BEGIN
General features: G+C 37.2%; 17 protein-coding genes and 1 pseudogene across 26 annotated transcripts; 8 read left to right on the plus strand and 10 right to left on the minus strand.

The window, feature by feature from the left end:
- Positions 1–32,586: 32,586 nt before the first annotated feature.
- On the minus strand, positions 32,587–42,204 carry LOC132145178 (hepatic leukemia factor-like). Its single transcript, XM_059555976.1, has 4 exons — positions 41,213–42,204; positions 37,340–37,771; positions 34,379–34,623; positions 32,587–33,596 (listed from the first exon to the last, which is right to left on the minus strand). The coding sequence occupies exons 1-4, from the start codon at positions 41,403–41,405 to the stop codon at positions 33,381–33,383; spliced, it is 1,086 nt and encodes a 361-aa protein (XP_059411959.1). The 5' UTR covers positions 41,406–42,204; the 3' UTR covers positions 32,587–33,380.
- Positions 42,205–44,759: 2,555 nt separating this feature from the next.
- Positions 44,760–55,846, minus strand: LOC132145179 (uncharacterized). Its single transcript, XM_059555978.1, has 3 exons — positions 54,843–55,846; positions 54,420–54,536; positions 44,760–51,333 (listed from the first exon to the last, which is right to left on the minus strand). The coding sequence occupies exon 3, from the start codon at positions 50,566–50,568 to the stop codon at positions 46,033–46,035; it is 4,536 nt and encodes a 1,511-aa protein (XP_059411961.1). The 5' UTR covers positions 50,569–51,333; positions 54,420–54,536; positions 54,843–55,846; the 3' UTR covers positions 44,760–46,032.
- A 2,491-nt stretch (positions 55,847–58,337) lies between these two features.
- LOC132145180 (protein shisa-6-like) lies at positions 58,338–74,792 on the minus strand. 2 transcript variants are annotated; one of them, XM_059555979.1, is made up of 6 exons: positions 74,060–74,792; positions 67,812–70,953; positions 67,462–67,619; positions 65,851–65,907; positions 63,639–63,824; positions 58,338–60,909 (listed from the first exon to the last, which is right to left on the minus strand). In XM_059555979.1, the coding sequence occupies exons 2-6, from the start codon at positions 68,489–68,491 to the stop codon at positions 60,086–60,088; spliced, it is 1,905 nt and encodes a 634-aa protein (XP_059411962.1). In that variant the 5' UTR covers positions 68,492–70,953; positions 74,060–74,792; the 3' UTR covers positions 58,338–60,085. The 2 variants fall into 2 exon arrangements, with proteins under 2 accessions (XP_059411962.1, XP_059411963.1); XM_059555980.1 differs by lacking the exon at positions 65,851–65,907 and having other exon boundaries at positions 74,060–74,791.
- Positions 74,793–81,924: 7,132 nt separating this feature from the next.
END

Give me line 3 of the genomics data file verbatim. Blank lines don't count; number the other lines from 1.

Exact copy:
- Positions 1–32,586: 32,586 nt before the first annotated feature.